Archived posting to the Leica Users Group, 2009/04/18

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Subject: [Leica] Pictures from an exhibition
From: dlridings at (Daniel Ridings)
Date: Sat, 18 Apr 2009 16:20:02 +0200
References: <> <> <> <>

I should probably explain.

These are the tiff:s after they have been 1) resized and 2) sharpened
for printing ...

At the time I was printing with Paul Roarke's process for MIS
Associate's carbon pigment (black) inks and an Epson printer.

I didn't want to lock the tiffs into that particular setup, so There
was one more step before the actual prints were made. I would load
them into Photoshop and apply a customized curve for Epson Archival
Matte Paper (in this particular case, there were other curves for
Hahnem?hle Photo Rag and yet other curves for paper I didn't consider

When I was goofing around with the Netgear NAS (2 terabyte disks in a
RAID (redundant) configuration) I ran across a directory for

I just let Lightroom import that directory and upload the selection
directly to my web-server (Lightroom login in and transfers the files

So all of the files would have been tweaked a final time before the
actually prints were made. At that point the contrast would have been
finally adjusted and the relevant curves would have been applied. That
wasn't done for this web-upload.

That's also why there are some duplicates. Some of the duplicates were
for the exhibit while the other half was for a little pamphlet
(differently sized tiffs for two different purposes).

The ease of uploading to a server through Lightroom is amazing.

The Nun (from Zimbabwe, not Malawi) is in color. Those didn't need
final curves before printing. Only the black and white shots did.

Most of them can be seen in my previous years' PAW:s, and then, even
with correct contrast and levels. This was just done for the fun of
it. At the time someone asked me if I had the exhibit on-line, and I
didn't. Lightroom wasn't around back then.


PS: Thanks all!

On Sat, Apr 18, 2009 at 10:08 AM, Philip Clarke <nod at> wrote:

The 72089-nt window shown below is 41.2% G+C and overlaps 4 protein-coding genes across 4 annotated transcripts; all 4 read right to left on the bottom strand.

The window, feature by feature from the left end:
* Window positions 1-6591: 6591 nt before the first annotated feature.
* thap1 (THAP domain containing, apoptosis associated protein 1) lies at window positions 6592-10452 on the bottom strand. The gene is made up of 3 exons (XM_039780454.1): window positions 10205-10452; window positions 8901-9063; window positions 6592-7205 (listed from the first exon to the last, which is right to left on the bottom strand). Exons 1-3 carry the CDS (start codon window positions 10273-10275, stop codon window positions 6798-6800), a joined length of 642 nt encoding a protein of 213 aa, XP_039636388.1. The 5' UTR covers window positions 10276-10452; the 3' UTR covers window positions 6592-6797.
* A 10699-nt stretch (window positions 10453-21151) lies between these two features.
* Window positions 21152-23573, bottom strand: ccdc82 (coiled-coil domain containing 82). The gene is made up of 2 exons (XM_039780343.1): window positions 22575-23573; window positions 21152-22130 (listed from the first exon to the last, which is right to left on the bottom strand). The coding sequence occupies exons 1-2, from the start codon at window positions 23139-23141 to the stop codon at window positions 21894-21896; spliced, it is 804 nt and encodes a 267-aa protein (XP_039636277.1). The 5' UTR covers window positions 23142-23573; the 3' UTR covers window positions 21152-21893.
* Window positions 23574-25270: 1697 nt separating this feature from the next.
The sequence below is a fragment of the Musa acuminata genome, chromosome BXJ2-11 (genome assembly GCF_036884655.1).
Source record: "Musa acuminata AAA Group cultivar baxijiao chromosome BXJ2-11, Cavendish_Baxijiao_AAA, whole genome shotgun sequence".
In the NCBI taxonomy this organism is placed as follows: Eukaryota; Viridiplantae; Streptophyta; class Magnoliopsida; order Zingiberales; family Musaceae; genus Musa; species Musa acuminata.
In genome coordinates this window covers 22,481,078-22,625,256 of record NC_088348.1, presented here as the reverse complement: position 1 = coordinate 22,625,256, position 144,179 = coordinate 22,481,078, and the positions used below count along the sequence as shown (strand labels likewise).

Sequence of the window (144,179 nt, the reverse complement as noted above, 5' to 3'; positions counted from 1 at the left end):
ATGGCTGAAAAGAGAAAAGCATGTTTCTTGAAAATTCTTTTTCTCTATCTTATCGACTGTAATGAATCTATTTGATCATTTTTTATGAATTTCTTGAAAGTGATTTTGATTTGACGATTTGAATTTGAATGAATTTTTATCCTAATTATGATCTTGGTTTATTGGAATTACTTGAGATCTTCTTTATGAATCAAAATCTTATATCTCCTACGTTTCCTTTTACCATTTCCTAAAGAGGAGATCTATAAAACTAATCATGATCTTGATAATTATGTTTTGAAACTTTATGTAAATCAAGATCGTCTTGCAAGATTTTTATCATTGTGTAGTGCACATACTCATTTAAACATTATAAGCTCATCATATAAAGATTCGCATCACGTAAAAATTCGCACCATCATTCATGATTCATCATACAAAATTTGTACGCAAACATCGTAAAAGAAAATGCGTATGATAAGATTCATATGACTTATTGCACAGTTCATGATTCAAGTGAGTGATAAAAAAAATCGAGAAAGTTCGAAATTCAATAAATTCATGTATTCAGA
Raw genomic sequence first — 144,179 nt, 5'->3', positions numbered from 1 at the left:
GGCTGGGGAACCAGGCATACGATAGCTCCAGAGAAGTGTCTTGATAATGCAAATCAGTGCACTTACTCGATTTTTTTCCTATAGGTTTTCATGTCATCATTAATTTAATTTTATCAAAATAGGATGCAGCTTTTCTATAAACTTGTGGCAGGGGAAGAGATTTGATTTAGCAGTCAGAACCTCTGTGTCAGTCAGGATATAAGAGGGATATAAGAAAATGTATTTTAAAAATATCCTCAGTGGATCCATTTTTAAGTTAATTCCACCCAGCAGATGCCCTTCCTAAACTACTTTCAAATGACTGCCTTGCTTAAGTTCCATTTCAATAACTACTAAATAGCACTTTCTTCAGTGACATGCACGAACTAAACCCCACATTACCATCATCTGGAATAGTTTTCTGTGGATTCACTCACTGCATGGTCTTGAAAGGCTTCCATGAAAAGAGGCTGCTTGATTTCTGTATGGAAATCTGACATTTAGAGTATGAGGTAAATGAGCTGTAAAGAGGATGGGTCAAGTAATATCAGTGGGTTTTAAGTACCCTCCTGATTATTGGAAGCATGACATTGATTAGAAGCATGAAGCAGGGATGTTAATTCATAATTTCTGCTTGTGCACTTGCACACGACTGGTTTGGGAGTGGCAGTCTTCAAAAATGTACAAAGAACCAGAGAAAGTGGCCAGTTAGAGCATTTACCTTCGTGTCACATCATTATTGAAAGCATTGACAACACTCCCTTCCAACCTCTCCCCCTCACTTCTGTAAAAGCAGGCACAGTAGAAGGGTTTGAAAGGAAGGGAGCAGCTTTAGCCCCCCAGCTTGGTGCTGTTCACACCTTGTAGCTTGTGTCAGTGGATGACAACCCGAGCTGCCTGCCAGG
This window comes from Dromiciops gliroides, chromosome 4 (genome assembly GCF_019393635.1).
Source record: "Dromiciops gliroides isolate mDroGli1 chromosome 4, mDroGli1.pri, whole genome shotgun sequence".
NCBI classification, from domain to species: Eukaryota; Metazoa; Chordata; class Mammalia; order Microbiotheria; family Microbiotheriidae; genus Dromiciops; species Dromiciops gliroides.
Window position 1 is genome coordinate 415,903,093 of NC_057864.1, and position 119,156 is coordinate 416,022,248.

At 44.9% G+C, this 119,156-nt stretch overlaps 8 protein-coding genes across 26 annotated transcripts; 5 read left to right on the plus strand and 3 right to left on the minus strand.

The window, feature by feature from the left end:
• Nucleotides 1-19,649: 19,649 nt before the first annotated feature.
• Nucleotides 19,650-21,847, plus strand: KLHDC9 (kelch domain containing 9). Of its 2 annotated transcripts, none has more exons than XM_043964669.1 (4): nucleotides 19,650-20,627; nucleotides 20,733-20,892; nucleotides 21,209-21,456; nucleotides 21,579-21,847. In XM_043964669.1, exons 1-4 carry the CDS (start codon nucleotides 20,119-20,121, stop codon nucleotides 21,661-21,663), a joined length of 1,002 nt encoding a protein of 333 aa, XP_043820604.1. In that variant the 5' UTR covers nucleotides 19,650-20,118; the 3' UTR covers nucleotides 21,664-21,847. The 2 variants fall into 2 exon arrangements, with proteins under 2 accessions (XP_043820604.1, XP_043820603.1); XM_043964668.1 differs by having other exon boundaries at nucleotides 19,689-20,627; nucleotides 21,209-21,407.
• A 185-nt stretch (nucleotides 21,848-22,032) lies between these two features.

> No because the night time ones and the tree on the first page are
> spot-on. Pages 3 and 4 also all tend to be better (in my opinion with
> regards to "printing") than 1 and 2, I do like quite hard images though,
> I used to use Neopan 400 processed in ID-11 or Rodinal (if it was
> pushed) and I'd be printing at grade 4, and Neopan had an exceptionally
> good tonal range . I don't have a recent version of photoshop but one
> thing that always surprised me was that there was no "hard/ soft" button
> so that you could knock and image up and down the scale rather than
> fiddling with contrast. In my vesion (7.0) you can adjust a colour cast
> separately (with a slider) for the highlight, mid-tones and shadows, but
> not the contrast, although I admit I may not have found the right button
> or menu as I can work with curves.
> Also photoshop is "wrong", in that if I were in a darkroom I'd have a
> neg that would take 15 seconds for and overall print, maybe 7 second
> holding back some shadow detail and an extra 15 secs burning in the
> highlight. So that would be 50% of the shadows and 100% on the
> highlights. Although photoshop was supposed to ease the conversion from
> the darkroom to digital if you ever burn in 100% on the highlight and
> doge the shadows by 50% it looks abysmal. I believe this maybe that
> digital is a straight line even if you have bumpy levels whereas paper
> had an exposure curve so could be pre-flashed to make it act in a more
> linear fashion. Also intensity of light from a darkroom enlarger works
> that the intensity drops off in a 1/r squared fashion (buggered if I can
> remember the would might be /reciprocal///)// as you move the head up
> (with r being the radius of a projected circle). Digital is a strange
> beast but then so is analogue, you half the amount of light by stopping
> down which is turning the aperture dial to the next value in a
> progresion of doubling root 2 (1.4.1, 2, 2.82, 4 etc...), sorry
> wittering now.
> Anyway the Missionary Nurse in Malawi in colour, she is spot on on my
> monitor, the habit is white and detailed, she is "black", but the man
> sitting in the bar, he is dark grey almost "black", yet the night and
> snow shots are certainly "black", so I think my monitor is pretty good
> and it maybe personal preference.
> Robert D. Baron wrote:
>> ===On Fri, Apr 17, 2009 at 5:25 PM, Philip Clarke <nod at> 
>> wrote:
>>> These are very good a little lacking in contrast for my personal taste
>>> but that may be the conversion.
>> I wonder if your monitor could be a bit off. ?They are spot on for me.
>> Excellent work.
>> --Bob
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Replies: Reply from nod at (Philip Clarke) ([Leica] Pictures from an exhibition)
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Message from nod at (Philip Clarke) ([Leica] Pictures from an exhibition)